Writing a midwifery personal statement isn't easy, especially when it means a great deal to you.
This post covers the most important things I've learnt about midwifery personal statement writing, from successful applicants.
The acclaimed author Anne Lamott talks about 'rubbish first drafts' - well actually she says 'sh***y first drafts'. She thinks this is an essential part of the writing process and I agree.
There are candidates out there who can knock out a midwifery personal statement in one evening, proof-read it, hit send and be successful on their first try. If this is you, awesome.
But that's very rare and you don't get to choose to be in that position.
I think about writing as dragging a kite along the ground behind you. Eventually, the wind will come and you'll get it up into the air but until then you have to keep trying.
Don’t beat yourself up, just continue typing knowing that your 'writing zone' is like the wind. It'll turn up only when it decides.
This is all a bit poetic and I'm not saying that slogging through, doing lots of midwifery reading and getting the basics right won't help. It definitely will.
I can give you some tips and techniques that will help no end. It's just best to keep calm and relaxed while you do the slog and it'll all come together when it wants to. You can easily end up exhausted and panicky and that's really not good for writing about yourself with confidence and insight.
Concentrate on getting your structure right as a priority.
Otherwise, you can end up with a confusing statement with transferable skills and experiences repeated and some not well explained. This makes it hard for admissions tutors to wade through. A tired admissions tutor who has read many personal statements will greatly appreciate writing that's simple to navigate.
My favourite way of making a statement easy to read is to put sections into simple>complex order.
For example, many of us have a simple enough academic background to explain. So after a short introduction perhaps explain how your academic background will help you train as a midwife successfully.
Then you may want to move onto your career experience. Perhaps that's reasonably straightforward too, you can list transferable skills and relate them back to midwifery. Then you may want to discuss your volunteer experience, if you have any. Then perhaps comment on any midwifery reading or study days you've been doing.
Life experience is often something that's best left to the end of a statement in my opinion. This tends to be the most complicated part to describe.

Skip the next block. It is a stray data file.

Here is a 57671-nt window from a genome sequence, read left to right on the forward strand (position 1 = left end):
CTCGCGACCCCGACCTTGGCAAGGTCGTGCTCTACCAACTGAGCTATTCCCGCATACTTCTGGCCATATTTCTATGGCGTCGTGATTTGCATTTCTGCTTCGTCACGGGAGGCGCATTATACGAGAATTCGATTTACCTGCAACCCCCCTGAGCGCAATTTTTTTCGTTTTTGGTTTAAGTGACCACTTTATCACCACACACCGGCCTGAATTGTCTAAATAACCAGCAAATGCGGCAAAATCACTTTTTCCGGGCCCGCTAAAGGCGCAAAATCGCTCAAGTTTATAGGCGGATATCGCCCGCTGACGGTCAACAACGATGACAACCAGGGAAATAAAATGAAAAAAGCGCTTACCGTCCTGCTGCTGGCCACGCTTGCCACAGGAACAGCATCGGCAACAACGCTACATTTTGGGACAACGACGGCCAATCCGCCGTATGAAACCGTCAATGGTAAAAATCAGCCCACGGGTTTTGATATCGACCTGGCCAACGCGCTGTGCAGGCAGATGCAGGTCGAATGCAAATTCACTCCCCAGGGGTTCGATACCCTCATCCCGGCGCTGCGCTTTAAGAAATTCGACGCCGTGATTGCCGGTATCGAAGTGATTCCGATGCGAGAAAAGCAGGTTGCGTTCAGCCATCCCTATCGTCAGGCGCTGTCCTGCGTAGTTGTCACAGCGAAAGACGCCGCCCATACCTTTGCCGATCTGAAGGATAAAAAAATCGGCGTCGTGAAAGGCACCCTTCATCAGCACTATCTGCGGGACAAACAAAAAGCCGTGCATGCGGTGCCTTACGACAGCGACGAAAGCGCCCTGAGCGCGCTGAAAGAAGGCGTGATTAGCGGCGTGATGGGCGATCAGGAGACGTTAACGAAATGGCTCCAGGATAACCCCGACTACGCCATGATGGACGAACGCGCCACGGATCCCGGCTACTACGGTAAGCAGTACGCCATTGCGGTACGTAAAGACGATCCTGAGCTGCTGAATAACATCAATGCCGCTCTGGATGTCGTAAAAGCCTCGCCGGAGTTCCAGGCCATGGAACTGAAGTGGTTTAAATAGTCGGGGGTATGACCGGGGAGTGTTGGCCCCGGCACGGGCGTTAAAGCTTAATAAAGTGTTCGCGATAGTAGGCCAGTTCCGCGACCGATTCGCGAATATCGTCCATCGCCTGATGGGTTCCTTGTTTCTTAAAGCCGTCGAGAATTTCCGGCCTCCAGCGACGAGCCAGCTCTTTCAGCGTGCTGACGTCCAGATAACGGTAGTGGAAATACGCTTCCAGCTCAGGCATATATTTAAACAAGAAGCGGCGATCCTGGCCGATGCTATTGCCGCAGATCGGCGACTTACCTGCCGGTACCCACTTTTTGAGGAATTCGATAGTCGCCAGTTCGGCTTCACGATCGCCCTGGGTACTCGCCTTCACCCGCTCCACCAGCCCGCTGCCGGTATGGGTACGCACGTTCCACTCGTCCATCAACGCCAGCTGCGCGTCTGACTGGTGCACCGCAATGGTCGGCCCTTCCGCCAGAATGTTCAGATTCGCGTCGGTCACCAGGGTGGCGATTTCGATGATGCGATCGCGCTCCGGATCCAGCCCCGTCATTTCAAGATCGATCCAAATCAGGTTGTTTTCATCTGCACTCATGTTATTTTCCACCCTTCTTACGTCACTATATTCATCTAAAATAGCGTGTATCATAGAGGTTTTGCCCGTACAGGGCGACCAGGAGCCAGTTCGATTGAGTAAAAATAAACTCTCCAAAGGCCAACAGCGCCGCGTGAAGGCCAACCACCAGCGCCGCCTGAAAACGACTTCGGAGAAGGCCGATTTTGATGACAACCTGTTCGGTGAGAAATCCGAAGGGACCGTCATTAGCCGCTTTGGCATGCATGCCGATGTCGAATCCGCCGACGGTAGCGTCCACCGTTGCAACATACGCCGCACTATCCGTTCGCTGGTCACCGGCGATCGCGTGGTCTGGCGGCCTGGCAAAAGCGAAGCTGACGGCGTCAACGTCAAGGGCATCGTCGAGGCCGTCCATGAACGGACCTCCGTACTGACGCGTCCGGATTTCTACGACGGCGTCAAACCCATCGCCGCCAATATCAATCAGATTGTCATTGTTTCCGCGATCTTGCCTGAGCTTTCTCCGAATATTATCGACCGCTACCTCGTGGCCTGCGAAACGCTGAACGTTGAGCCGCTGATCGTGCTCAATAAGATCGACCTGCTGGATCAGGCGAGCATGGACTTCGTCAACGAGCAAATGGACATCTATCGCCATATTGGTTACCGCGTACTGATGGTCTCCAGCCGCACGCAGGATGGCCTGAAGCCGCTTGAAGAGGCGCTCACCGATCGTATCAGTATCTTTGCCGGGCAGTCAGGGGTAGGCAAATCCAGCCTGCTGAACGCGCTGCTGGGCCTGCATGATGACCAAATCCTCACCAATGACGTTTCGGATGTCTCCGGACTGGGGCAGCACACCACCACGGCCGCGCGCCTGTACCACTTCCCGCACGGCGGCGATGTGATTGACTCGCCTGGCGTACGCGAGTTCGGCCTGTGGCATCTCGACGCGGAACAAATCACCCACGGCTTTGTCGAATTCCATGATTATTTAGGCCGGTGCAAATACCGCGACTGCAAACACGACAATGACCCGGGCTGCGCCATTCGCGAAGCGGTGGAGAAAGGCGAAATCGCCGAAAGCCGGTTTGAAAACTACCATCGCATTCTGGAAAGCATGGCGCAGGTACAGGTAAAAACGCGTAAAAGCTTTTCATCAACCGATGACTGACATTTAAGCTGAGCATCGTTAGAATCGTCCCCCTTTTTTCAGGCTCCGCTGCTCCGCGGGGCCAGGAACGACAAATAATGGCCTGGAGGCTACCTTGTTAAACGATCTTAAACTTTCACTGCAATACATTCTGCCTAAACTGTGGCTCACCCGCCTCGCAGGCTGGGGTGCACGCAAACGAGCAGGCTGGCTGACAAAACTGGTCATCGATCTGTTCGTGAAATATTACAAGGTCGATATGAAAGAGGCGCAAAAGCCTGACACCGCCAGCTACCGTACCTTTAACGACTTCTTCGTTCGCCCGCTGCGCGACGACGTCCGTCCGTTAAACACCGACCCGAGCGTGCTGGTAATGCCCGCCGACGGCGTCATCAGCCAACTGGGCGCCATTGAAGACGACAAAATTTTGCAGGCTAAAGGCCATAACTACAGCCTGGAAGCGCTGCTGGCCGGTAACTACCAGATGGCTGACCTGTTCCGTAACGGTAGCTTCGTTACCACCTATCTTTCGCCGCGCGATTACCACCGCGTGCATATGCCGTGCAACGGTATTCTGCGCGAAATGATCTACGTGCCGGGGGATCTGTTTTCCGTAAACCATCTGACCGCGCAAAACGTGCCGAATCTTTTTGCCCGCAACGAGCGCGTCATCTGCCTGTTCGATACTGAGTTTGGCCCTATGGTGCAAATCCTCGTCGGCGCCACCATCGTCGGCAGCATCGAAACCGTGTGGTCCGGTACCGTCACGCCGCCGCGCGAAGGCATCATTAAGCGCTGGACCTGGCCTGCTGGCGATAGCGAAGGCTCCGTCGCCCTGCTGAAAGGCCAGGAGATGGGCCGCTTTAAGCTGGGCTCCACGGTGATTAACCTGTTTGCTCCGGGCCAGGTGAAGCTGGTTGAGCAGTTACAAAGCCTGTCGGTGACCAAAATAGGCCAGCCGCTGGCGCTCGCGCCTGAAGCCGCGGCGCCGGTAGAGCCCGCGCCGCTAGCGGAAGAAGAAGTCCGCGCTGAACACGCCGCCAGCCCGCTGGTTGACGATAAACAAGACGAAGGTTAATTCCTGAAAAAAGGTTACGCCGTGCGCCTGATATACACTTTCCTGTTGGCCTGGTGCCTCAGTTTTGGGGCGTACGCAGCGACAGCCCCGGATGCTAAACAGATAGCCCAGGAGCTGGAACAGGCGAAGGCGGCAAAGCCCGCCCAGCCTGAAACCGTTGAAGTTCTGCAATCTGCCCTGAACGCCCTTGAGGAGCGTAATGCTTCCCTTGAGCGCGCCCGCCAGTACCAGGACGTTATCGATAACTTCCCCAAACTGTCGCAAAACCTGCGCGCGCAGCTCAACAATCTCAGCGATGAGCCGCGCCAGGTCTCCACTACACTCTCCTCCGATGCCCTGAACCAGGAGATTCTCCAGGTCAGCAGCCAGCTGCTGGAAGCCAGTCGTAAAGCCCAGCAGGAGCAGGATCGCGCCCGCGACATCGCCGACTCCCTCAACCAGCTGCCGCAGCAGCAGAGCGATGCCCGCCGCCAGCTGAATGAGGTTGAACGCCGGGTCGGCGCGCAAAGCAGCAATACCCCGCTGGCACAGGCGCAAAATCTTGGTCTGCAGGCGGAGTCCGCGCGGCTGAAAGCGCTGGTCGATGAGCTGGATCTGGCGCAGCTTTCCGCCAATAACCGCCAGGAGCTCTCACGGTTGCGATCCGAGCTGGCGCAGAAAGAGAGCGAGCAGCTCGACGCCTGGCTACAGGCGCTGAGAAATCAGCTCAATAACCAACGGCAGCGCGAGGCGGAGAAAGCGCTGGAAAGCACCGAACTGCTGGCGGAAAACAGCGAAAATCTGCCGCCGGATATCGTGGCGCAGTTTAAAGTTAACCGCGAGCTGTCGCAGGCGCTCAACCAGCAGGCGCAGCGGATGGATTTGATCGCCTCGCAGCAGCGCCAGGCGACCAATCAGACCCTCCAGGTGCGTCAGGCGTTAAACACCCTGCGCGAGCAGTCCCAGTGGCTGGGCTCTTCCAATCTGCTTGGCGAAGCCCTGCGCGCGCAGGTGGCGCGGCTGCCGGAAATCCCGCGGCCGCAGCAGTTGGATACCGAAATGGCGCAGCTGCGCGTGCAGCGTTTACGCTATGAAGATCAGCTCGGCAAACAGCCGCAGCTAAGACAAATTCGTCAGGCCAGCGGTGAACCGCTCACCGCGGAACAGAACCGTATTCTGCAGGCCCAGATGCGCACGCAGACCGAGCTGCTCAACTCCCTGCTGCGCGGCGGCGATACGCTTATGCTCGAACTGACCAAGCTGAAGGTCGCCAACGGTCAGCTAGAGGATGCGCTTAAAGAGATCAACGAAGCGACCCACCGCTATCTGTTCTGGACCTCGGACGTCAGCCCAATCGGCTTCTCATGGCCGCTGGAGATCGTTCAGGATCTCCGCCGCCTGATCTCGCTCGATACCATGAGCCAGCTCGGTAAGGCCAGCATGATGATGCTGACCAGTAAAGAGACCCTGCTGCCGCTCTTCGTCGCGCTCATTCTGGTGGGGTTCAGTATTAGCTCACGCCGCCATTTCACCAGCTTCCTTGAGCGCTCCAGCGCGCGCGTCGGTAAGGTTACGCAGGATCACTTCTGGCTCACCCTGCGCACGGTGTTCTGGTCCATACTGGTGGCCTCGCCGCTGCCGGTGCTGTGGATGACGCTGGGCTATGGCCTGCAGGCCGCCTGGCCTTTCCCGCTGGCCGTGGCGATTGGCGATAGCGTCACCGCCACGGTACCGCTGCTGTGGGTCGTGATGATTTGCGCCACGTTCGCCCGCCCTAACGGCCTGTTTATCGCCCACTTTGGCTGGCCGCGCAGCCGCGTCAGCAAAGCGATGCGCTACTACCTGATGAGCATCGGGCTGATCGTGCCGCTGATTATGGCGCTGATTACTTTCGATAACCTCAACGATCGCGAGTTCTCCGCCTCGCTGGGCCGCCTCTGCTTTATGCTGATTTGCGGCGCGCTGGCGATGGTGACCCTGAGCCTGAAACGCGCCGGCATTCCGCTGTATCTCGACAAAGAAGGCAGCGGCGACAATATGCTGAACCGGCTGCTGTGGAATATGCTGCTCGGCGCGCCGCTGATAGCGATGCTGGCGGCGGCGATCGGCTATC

Round off with a quick conclusion.
It doesn't take much to put some structure into your statement but it can make the process a lot easier for you writing and the admissions tutor reading.
In my book, I mention a 'Specialist Interest Subject' and this can make for a much better statement too.
I wrote about it as a formal technique, the idea being you concentrate on one idea that makes you really excited and interested. For instance, many students are interested in Optimal Cord Clamping. Researching this topic in detail may well give you a depth of knowledge into the midwifery model, which will make your writing richer and more insightful.
And you can include a specific few lines on the topic to really impress your admissions tutors.
In reality, this 'technique' is something that happens quite naturally for many midwifery candidates. It's just that using a specific interest to your advantage as part of your statement may not have occurred to you.
When writing about your Specialist Interest Subject I'd suggest not using statistics unless you have an exceptional point to make. You can of course if you want, there are no hard and fast rules, but by the time you've cited your statistic, where it's from, what it means, and shown how this insight helps you be a wonderful candidate, you'll have used a lot of your precious character count.
For this reason, I'd also avoid proper Havard referencing. I would say you can often get away with putting '(Birthplace Study, 2011)' or whatever, just to hint at your academic ability and depth of reading.
Keep your statement easy to read. Have it flow.
Keep it women-centered and full of your skills.
Did you find this helpful?! I hope so!
Leave me a comment letting me know what you find most challenging about midwifery personal statement writing, and if you have found a solution.
And much love to anyone writing a midwifery personal statement, or any other kind of application, it's flippin' hard!
Free Help: Got a specific question? I'm running a Q and A Facebook chat on Friday 6-7pm on midwifery personal statement writing. Come and ask me any questions - join The Secret Comunity For Midwives In The Making here.
If you have a draft, I offer a limited amount of personal statement one-to-one coaching via email, for more information, you can contact me at firstname.lastname@example.org